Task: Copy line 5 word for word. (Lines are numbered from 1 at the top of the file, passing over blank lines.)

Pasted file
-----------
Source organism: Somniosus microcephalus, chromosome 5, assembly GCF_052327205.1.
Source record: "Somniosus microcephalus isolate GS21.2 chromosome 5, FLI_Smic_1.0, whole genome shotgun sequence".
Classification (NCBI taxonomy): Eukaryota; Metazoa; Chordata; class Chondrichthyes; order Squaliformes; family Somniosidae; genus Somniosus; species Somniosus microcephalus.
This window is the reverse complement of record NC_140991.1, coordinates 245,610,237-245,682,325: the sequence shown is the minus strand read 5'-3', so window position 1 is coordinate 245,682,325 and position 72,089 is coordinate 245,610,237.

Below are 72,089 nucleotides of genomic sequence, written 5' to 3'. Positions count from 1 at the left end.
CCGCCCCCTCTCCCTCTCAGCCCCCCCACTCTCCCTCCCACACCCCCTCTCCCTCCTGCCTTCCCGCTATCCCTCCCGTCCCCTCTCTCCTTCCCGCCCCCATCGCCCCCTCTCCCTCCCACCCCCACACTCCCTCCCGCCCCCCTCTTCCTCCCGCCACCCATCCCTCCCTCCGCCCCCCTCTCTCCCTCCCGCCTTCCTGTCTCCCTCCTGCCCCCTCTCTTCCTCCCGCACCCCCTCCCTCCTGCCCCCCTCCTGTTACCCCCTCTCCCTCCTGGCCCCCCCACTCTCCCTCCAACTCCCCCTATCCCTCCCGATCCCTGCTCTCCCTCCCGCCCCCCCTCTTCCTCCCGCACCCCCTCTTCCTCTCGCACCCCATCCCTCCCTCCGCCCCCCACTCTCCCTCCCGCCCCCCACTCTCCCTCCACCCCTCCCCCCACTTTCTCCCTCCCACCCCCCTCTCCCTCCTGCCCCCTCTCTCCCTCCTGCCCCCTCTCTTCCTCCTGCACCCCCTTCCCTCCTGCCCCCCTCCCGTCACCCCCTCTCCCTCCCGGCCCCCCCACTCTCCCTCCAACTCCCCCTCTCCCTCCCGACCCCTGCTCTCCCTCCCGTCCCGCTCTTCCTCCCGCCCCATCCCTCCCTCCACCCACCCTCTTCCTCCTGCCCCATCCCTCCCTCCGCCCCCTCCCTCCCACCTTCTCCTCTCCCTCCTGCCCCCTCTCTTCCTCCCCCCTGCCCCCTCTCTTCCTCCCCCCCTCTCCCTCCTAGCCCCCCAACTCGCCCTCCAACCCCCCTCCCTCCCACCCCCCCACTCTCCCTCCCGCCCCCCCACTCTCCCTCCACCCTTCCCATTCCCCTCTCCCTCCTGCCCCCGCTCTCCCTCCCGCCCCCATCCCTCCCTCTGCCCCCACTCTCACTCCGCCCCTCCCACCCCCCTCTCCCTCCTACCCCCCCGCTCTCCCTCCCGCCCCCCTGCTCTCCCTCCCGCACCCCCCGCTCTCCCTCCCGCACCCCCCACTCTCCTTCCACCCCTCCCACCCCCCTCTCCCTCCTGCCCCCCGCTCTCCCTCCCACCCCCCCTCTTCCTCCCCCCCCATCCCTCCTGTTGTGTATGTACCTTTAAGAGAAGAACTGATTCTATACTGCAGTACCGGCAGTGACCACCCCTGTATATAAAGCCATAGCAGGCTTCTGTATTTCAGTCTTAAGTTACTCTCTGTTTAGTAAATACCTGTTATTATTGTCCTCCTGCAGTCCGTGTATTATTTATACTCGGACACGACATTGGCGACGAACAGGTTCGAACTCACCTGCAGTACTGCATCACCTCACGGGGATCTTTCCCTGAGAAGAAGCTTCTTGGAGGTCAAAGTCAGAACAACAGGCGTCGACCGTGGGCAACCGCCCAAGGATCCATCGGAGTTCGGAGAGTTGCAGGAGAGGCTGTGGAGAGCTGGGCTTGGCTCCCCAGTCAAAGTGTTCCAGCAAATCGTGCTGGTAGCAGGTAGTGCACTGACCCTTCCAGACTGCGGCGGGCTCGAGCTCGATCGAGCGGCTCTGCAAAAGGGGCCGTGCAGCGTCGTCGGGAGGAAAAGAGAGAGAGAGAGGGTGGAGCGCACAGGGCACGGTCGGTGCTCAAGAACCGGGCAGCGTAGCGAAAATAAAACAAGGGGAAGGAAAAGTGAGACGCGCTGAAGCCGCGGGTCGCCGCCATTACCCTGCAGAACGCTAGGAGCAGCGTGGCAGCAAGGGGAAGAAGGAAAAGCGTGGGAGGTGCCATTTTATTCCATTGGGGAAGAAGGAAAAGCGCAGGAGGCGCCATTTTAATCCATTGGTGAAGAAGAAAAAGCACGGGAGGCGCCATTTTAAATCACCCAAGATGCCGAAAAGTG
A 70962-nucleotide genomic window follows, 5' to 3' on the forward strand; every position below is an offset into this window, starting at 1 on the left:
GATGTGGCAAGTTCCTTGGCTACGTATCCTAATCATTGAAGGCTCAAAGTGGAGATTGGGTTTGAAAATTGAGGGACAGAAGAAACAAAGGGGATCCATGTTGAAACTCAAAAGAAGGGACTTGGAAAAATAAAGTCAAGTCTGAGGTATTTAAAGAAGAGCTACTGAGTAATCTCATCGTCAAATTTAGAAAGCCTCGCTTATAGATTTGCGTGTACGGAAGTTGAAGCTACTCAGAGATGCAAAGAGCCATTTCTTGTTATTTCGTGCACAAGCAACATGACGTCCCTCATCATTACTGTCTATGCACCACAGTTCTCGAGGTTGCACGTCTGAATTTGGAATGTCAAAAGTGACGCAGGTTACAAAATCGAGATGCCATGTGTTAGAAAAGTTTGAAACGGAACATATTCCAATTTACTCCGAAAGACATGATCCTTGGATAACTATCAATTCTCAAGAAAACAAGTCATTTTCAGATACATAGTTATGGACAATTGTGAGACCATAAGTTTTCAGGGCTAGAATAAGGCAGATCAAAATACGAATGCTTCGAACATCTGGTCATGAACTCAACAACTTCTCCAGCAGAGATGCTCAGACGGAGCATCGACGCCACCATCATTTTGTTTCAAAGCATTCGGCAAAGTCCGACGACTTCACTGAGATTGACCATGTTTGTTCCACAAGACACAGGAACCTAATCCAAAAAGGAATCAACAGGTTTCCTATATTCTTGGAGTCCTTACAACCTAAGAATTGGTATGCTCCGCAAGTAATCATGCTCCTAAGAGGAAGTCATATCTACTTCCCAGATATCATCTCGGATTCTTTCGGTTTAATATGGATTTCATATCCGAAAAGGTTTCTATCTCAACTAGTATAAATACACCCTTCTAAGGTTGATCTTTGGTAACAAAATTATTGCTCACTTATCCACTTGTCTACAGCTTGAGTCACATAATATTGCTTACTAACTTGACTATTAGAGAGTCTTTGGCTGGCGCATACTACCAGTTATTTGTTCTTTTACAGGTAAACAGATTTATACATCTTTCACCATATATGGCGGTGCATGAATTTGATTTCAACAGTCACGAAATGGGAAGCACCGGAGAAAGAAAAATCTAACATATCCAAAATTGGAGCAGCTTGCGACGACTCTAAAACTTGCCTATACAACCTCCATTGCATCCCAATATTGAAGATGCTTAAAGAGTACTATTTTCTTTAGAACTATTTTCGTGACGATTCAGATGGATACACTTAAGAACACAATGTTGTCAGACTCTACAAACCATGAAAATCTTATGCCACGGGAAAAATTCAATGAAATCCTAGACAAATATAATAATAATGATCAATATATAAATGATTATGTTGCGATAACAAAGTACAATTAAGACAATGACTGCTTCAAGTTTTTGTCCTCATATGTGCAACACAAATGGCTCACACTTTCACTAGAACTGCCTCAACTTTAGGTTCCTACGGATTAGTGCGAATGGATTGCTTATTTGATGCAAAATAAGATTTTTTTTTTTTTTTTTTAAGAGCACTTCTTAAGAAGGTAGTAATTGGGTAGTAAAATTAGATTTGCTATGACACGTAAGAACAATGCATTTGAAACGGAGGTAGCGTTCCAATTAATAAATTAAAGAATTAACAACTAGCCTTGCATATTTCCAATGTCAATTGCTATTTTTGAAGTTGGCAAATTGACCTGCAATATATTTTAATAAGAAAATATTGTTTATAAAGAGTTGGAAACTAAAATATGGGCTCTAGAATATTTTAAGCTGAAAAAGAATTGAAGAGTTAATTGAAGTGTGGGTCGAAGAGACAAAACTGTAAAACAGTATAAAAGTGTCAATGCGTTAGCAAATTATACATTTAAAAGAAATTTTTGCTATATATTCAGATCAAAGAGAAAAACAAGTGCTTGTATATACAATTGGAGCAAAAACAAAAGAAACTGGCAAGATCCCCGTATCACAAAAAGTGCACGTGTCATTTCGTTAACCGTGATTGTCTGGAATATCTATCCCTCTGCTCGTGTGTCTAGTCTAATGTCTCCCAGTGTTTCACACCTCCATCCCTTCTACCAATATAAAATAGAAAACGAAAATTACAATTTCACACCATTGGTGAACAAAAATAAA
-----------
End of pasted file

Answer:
Below are 72,089 nucleotides of genomic sequence, written 5' to 3'. Positions count from 1 at the left end.